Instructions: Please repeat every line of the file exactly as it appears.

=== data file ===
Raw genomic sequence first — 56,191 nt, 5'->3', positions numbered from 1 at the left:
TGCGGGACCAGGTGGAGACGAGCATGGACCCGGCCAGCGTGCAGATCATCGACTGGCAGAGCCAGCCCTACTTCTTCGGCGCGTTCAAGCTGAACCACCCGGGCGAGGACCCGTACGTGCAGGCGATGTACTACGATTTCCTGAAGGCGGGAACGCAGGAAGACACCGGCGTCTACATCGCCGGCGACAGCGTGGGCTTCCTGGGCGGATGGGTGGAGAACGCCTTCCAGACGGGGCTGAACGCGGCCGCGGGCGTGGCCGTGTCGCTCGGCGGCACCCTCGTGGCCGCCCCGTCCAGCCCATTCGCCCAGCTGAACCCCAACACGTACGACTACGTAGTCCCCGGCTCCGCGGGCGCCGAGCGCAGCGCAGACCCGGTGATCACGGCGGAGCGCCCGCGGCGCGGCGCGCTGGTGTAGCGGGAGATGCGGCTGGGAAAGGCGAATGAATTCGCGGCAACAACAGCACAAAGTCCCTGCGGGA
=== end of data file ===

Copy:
Raw genomic sequence first — 56,191 nt, 5'->3', positions numbered from 1 at the left:
TGCGGGACCAGGTGGAGACGAGCATGGACCCGGCCAGCGTGCAGATCATCGACTGGCAGAGCCAGCCCTACTTCTTCGGCGCGTTCAAGCTGAACCACCCGGGCGAGGACCCGTACGTGCAGGCGATGTACTACGATTTCCTGAAGGCGGGAACGCAGGAAGACACCGGCGTCTACATCGCCGGCGACAGCGTGGGCTTCCTGGGCGGATGGGTGGAGAACGCCTTCCAGACGGGGCTGAACGCGGCCGCGGGCGTGGCCGTGTCGCTCGGCGGCACCCTCGTGGCCGCCCCGTCCAGCCCATTCGCCCAGCTGAACCCCAACACGTACGACTACGTAGTCCCCGGCTCCGCGGGCGCCGAGCGCAGCGCAGACCCGGTGATCACGGCGGAGCGCCCGCGGCGCGGCGCGCTGGTGTAGCGGGAGATGCGGCTGGGAAAGGCGAATGAATTCGCGGCAACAACAGCACAAAGTCCCTGCGGGA